We're not bumpkins, so let's keep the grass green
Norwich – In more idealistic days, I would bristle at folks I'd consider dim bulbs for valuing appearance over reality. It's the whole style over substance thing: The essence of something or someone goes deeper than how it looks or appears.
It's why Facebook has eclipsed "Moby Dick" and "The Great Gatsby" as our greatest works of fiction. If our lives were the rainbows and lollipops we present on Facebook, we'd go about daily life clicking our heels and singing showtunes, rather than exercising the current levels of cynicism and invective.
Sadly, though, I'm realizing the burgeoning power of appearance. Maybe I'm less idealistic. More shallow. Or perhaps a budding realist. Whatever. But there is significance to how things look.
It's why I cringed last week attending a baseball game at Dodd Stadium. The outfield grass was burned in several places, looking like your neighbor's front lawn about Aug. 15. Bad optic, as they say.
But what looked a bit concerning from the stands during the Northeast Conference Tournament was downright hideous on television. The local news showed highlights of Central Connecticut's game Friday, about 30 seconds' worth of burned grass and the appearance of a failing ballpark.
"It is something we're working on and should be rectified very soon," Norwich Sea Unicorns general manager Dave Schermerhorn wrote in an e-mail. "There are multiple factors at play and should be fixed in the next couple weeks."
That's a good thing. And I don't mean to pile on here. The Tigers/Sea Unicorns folks have not had it easy recently, faced with the manure sandwich of a pandemic and corrosive changes to the minor leagues. They don't need some schmo lecturing them about burned grass.
But I realized something through my distaste for the way the ballpark looked last week. We can't afford to have our attractions looking decrepit. Half the state already thinks we're a bunch of bumpkins anyway. I hate feeding into to a narrative that suggests our inclinations here remain underdeveloped.
Too strong? Maybe. But this job has made me more than a little proprietary about life in general here in our corner of the world. And how important appearances really are.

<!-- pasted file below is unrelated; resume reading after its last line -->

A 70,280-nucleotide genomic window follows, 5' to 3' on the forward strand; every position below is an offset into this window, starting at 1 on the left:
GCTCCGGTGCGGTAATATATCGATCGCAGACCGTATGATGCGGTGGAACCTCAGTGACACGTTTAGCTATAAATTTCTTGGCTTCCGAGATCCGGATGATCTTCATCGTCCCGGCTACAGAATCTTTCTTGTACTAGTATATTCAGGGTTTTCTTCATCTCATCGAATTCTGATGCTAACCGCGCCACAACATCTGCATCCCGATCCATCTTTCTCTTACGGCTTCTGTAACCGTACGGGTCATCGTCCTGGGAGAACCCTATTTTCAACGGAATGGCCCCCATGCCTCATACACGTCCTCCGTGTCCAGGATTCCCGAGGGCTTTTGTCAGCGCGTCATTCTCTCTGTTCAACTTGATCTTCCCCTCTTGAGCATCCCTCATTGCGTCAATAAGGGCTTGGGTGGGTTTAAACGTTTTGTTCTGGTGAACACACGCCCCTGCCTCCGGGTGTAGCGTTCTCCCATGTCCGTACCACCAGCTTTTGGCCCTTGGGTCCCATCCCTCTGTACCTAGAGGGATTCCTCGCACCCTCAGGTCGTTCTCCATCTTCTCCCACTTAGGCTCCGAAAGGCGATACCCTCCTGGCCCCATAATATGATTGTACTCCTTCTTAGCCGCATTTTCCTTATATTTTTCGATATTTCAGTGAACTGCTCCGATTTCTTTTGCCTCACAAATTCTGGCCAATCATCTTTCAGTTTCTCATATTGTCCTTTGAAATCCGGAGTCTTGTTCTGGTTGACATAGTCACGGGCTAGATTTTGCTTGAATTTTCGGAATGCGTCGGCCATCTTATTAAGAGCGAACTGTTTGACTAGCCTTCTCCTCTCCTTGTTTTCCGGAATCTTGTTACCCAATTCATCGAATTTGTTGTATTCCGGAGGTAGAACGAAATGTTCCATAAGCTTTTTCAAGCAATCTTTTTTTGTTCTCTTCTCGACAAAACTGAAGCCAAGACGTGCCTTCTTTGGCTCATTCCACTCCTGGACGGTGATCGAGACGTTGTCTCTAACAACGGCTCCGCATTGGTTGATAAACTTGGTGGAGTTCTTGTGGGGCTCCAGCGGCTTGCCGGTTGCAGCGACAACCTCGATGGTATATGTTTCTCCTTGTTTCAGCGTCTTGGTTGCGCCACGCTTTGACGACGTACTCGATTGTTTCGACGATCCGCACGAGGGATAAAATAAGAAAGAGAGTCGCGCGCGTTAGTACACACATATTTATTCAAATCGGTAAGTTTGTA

Part of me worries that it comes across as arrogant to believe this stuff reflects back on me. But in the last 30 years, I've seen this corner of the world find heretofore unseen levels of appreciation and relevance. I'd like to maintain the momentum.
Nothing enrages me more than folks in other parts of Connecticut, who fancy themselves as way more cosmopolitan and sophisticated, dismiss All Things East of the River. I've said more than once that people in New Haven and Fairfield Counties think Rhode Island starts just after the Baldwin Bridge.
I believe those opinions give us an inferiority complex about many things, including our high school sports teams. Farmers from them, thar hills are going to beat West Haven? Southington? Darien? Please.
This is why I still take great pleasure when our teams win. Great pleasure when Mohegan Sun emerges as the state's No. 1 entertainment destination and gets concerts the XL Center does not. Great pleasure when the state high school basketball championships are played at Mohegan Sun Arena, making everybody else travel here for a change. Great pleasure when The Day gets all kinds of statewide notoriety for GameDay, a foray into livestreaming games that no other media outlet in Connecticut can touch.
Our accomplishments and attractions shine the spotlight on other aspects of life here, too. Example: Many of us get to live on or near the water. And slowly, our overall image is enhanced as never before. Perhaps you've noticed that the housing market here is hotter than it was inside Rick's Café Americain. (If you don't know that's a "Casablanca" reference, get off your phone, turn on the TV and watch the greatest movie ever made.)
The point of this: People are noticing we have a pretty good slice of the pie here. We have shoreline, not much traffic (except for the part of I-95 that needs to be disintegrated in Old Lyme and East Lyme), casinos, entertainment, good schools and comfortable pace.
I know. You're wondering what this possibly has to do with dead grass in a ballpark. Maybe I am, too. Except that I just hated the way it looked. I want Dodd Stadium to remain competitive with other venues to host conference tournaments and maybe even NCAA regionals. It's good for all of us. Good for business. Good for appearance. I don't want it looking rundown and ready for the rocking chair. Because it's not.
But most of all, I don't want it feeding into a narrative that we are less than. We are proving to be more than, actually. That's why it's suddenly hard to buy a house here. So let's all keep our collective grass green and enjoy our awesome place.
This is the opinion of Day sports columnist Mike DiMauro
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